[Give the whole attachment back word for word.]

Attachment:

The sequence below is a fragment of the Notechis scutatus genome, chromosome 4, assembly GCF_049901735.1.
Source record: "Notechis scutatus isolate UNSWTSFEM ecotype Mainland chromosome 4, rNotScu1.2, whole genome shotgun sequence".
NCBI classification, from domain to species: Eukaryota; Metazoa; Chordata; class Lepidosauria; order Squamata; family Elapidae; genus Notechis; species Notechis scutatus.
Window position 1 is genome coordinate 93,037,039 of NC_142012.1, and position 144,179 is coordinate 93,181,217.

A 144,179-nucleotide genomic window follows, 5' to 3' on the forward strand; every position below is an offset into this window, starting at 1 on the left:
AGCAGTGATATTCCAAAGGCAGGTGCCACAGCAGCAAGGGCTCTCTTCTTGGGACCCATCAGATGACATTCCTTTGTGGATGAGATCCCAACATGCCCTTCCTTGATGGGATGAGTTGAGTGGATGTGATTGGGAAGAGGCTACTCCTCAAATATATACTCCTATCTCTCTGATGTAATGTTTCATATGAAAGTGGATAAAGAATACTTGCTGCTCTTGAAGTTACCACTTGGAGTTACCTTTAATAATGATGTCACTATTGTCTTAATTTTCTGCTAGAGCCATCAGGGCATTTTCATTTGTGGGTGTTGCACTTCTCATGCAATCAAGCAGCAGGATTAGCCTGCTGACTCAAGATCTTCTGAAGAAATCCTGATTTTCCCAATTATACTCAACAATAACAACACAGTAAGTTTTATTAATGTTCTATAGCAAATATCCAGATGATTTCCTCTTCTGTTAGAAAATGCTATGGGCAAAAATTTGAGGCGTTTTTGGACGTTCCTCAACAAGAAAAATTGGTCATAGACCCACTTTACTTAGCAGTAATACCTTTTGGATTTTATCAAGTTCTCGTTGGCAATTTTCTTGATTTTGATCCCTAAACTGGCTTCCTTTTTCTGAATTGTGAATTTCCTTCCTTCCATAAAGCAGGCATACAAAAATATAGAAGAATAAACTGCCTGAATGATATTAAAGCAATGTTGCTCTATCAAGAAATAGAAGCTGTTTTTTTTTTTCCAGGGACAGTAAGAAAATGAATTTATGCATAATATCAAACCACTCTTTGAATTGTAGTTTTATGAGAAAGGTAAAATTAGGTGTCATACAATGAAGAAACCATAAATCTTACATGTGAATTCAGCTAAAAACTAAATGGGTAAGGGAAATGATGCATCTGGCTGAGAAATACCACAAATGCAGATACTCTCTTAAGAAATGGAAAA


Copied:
The sequence below is a fragment of the Notechis scutatus genome, chromosome 4, assembly GCF_049901735.1.
Source record: "Notechis scutatus isolate UNSWTSFEM ecotype Mainland chromosome 4, rNotScu1.2, whole genome shotgun sequence".
NCBI classification, from domain to species: Eukaryota; Metazoa; Chordata; class Lepidosauria; order Squamata; family Elapidae; genus Notechis; species Notechis scutatus.
Window position 1 is genome coordinate 93,037,039 of NC_142012.1, and position 144,179 is coordinate 93,181,217.

A 144,179-nucleotide genomic window follows, 5' to 3' on the forward strand; every position below is an offset into this window, starting at 1 on the left:
AGCAGTGATATTCCAAAGGCAGGTGCCACAGCAGCAAGGGCTCTCTTCTTGGGACCCATCAGATGACATTCCTTTGTGGATGAGATCCCAACATGCCCTTCCTTGATGGGATGAGTTGAGTGGATGTGATTGGGAAGAGGCTACTCCTCAAATATATACTCCTATCTCTCTGATGTAATGTTTCATATGAAAGTGGATAAAGAATACTTGCTGCTCTTGAAGTTACCACTTGGAGTTACCTTTAATAATGATGTCACTATTGTCTTAATTTTCTGCTAGAGCCATCAGGGCATTTTCATTTGTGGGTGTTGCACTTCTCATGCAATCAAGCAGCAGGATTAGCCTGCTGACTCAAGATCTTCTGAAGAAATCCTGATTTTCCCAATTATACTCAACAATAACAACACAGTAAGTTTTATTAATGTTCTATAGCAAATATCCAGATGATTTCCTCTTCTGTTAGAAAATGCTATGGGCAAAAATTTGAGGCGTTTTTGGACGTTCCTCAACAAGAAAAATTGGTCATAGACCCACTTTACTTAGCAGTAATACCTTTTGGATTTTATCAAGTTCTCGTTGGCAATTTTCTTGATTTTGATCCCTAAACTGGCTTCCTTTTTCTGAATTGTGAATTTCCTTCCTTCCATAAAGCAGGCATACAAAAATATAGAAGAATAAACTGCCTGAATGATATTAAAGCAATGTTGCTCTATCAAGAAATAGAAGCTGTTTTTTTTTTTCCAGGGACAGTAAGAAAATGAATTTATGCATAATATCAAACCACTCTTTGAATTGTAGTTTTATGAGAAAGGTAAAATTAGGTGTCATACAATGAAGAAACCATAAATCTTACATGTGAATTCAGCTAAAAACTAAATGGGTAAGGGAAATGATGCATCTGGCTGAGAAATACCACAAATGCAGATACTCTCTTAAGAAATGGAAAA